Two of the tan stylists we spoke to recommended Bondi Sands, which is widely available, fairly affordable, and has a wide range of shades. “Their products tend to be really dark, so they work for dark skin,” says Johnson. “The ingredients are also super-high quality and don’t leave you feeling dry.” She also likes that they’re easily accessible and can be found in just about every drugstore. Spray tan stylist Cait Cassagne of Studio C8 is also a fan. “They don’t have that yuck self-tan smell,” she says, “and the color has beautiful undertones.” She uses the shade “ultra-dark,” and despite having very fair skin, she says it doesn’t turn her orange. According to Johnson, Bondi Sands tends to skew green or neutral, which she says looks nice on a wide range of skin tones.
Best quick-developing self-tanner
Two shades | Green/neutral | Mousse | 2 hours | 6.7 ounces (Approx. $9/ounce)
Lots of self-tanning formulas require hours (and hours) to develop, but this formula from Loving Tan shows up in just two hours. It comes recommended by Harrington, who says it is, despite having fewer color options, “still beautiful on the skin.” This tanning mousse has an olivey base, which will produce a natural-looking green-tinged tan. Because it contains a base shade, it’ll instantly tan the skin and the color deepens the longer you leave it on. It also contains built-in moisturizers to ensure it won’t leave your skin irritated and dry.
Best less-expensive quick-developing self-tanner
Five shades | Green/neutral | Mousse | 1-4 hours | 6.7 ounces (Approx. $2/ounce)
Johnson is also a fan of this self-tanner from B.tan, which develops in just an hour. She likes this formula because it doesn’t make her skin feel dry and offers a super-dark tan. Similar to Bondi tanners, Johnson says this one has green-neutral undertones, which makes it a good option for most people. B.tan is also vegan, cruelty-free, and uses sustainable materials, a plus when thinking about purchasing long term.
Best self-tanner for sensitive skin
One shade | Colorless | Foaming water | 6 hours | 6.7 ounces (Approx. $4/ounce)
If you have sensitive skin, Johnson recommends Bondi’s self-tan foaming water from their Pure line. The Pure line of products is formulated with additional skincare ingredients like vitamin C, vitamin E, and hyaluronic acid, which together help to hydrate and tone skin. It’s colorless and doesn’t contain fragrance, which can be sensitizing to already irritated skin. “Your skin’s already dry when you use self-tanner and can get a little bit itchy, but with this formula, I didn’t feel itchy at all,” says Johnson.
Best gradual self-tanner
Three shades | Varies | Mousse | 10 minutes | 5.1 ounces (Approx. $11/ounce)
For our beauty columnist and esthetician Rio Viera-Newton, a fake tan needs to be very subtle and natural. “When I fake tan, I want it to be absolutely undetectable,” she says. She’s also a self-proclaimed rookie when it comes to sunless tanner, so she opts for something gradual that won’t make a big difference automatically. Her current go-to is Amanda Harrington’s line of products, which she describes as foolproof: “It gives the most subtle warm sheen that just makes you look summery and glowy, not the least bit orange.” She likes to use the shade neutral rose on both her face and body. And in case you’d like to tan your face, she uses the brand’s face tanning drops in lieu of foundation. “You still see all your freckles and natural spots but it just makes everything warm and even,” she says. “It only lasts a day or two but it looks incredible.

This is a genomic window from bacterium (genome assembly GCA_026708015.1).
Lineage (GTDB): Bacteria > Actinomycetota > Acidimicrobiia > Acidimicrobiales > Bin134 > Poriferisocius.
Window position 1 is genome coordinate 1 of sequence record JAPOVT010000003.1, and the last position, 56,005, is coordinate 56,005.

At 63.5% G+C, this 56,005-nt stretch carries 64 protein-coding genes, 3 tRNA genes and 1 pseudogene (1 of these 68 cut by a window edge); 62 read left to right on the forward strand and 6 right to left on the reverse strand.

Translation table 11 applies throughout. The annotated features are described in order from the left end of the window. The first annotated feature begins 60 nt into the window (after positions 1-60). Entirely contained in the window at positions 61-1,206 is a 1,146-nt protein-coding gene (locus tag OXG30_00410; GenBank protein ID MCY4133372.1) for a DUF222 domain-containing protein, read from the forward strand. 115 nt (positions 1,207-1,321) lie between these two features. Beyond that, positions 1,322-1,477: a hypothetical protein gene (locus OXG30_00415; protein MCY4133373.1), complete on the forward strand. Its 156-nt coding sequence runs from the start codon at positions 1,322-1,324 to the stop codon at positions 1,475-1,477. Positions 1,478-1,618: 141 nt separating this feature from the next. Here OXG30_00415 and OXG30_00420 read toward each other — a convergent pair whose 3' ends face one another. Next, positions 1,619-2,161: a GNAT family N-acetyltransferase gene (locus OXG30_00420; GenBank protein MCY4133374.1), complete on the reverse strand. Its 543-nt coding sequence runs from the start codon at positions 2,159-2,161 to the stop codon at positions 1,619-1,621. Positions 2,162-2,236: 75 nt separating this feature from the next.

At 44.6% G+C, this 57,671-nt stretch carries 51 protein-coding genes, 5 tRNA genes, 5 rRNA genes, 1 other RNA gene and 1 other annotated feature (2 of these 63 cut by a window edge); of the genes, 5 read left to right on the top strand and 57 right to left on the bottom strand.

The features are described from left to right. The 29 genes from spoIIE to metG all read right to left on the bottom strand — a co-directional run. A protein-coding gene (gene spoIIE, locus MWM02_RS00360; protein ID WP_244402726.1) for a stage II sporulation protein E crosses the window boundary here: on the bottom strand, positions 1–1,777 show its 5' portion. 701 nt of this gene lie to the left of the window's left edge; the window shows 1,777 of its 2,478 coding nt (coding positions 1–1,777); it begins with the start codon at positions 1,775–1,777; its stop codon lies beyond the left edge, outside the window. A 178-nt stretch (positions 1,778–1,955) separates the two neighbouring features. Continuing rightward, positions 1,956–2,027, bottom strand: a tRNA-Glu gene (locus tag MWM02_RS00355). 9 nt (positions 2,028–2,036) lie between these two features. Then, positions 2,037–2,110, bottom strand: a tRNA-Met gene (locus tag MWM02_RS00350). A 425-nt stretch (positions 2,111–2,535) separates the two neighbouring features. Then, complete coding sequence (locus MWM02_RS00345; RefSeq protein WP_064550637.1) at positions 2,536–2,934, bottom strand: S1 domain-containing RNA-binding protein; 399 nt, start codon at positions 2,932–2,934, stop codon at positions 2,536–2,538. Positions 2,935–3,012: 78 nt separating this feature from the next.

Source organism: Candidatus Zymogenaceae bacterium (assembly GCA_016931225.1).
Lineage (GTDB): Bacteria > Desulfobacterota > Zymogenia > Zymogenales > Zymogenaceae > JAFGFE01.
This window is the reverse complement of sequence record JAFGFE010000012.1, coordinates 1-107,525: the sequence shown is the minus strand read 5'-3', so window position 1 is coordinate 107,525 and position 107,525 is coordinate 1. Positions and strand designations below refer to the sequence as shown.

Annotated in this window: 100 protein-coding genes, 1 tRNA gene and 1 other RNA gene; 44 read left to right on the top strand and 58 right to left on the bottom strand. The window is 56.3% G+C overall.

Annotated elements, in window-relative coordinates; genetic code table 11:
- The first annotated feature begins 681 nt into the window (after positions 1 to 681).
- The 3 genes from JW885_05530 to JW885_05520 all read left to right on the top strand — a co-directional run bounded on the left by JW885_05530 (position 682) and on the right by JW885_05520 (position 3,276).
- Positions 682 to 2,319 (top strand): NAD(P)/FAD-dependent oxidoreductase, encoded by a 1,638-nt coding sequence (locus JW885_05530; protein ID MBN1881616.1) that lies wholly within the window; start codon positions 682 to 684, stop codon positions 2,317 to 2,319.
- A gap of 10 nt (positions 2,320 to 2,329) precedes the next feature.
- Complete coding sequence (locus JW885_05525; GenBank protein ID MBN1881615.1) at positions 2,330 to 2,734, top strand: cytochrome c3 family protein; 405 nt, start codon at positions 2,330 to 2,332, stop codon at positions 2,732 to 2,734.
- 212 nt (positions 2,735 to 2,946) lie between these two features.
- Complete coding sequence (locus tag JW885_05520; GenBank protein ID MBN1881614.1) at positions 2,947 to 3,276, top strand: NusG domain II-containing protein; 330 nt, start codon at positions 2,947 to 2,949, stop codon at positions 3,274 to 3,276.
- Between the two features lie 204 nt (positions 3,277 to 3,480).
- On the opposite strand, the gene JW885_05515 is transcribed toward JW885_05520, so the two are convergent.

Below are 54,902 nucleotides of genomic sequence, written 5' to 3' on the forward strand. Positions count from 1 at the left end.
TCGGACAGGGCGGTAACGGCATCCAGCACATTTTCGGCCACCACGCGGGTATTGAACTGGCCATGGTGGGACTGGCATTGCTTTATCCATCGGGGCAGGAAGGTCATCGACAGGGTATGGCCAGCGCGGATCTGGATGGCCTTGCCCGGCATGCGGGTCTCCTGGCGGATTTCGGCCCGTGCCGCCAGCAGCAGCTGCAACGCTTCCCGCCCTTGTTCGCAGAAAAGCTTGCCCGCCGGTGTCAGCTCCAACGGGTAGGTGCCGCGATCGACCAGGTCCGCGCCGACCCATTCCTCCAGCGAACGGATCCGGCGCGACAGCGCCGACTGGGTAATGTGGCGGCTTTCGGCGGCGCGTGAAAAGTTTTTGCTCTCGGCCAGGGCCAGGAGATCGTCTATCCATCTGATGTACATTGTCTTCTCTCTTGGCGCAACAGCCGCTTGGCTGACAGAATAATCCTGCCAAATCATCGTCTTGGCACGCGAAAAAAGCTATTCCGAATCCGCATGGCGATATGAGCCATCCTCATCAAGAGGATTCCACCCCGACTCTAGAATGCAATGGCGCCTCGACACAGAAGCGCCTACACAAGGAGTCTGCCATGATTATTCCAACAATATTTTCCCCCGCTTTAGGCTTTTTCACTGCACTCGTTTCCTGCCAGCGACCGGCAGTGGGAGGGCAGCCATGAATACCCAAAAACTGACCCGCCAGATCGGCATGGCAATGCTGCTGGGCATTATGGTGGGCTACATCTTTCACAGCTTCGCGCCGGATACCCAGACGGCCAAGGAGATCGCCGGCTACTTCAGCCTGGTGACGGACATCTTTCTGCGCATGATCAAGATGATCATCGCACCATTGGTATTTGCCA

Best self-tanner kit
One shade | Brown | Liquid | 4-6 hours | 6 ounces (Approx. $4/ounce)
Self-tanners can be applied with gloves, mitts, or your hands depending on preference and the product’s consistency. Maryam likes that Fake Bake’s products come with the application accessory, which makes it both cost-effective, convenient, and beginner-friendly. She also likes the color, which she describes as a true brown. It also fades nicely and evenly. “This is super-important,” she says. “Premium ingredients equal a good fade and a good color.” It also has little to no smell (she likens the scent of cheap tanner to stale biscuits), a hallmark of fake tanner. Because Fake Bake uses high-quality DHA, the smell doesn’t linger when you wash it off.
Best self-tanner to complement undertones
Four shades | Varies | Mousse | 1-3 hours | 6.7 ounces (Approx. $3/ounce)
Harrington’s favorite self-tanner is Minetan’s self-tan foams, which are available in four base shades: caramel, olive, violet, and dark ash. If you have a tricky undertone or find that tanners turn up orange on your skin, it could be useful to test out a tanner with a base designed to complement your undertone. In addition to a range of bases, Harrington says it works on her clients with a variety of skin tones — from fair to deep.
Best self-tanner for face
One shade | Colorless | Lotion | 8.45 ounces (Approx. $4/ounce)
When it comes to tanning the face, you’ll want to be cautious and patch test first to avoid triggering a breakout. And while all of the products mentioned on this list can also be applied to the face, Johnson recommends Tan Luxe in particular because it’s “basically skin care with tanner in it,” she says. It’s a gradual formula that tans skin over time, so the results aren’t instant or dramatic. This can be a good thing if you’re just starting out or want to be just a bit more glowy and bronze. Johnson likes the inclusion of moisturizing ingredients like raspberry seed oil, vitamin E, and aloe vera, which help to both nourish and soothe. It also has an oil-cream consistency, so it’s deeply moisturizing and hydrating and won’t feel dry on the skin. Rio is also a fan. “Whether you’re new to self-tanning or are just looking for the most natural-looking tan possible, this is perfect,” she says. As far as application, Rio recommends putting it on dry, clean skin and massaging it evenly all over in circular motions (remember your hands and feet). In one to two hours, you’ll start to see tanner, glowier skin that’ll last for around two days.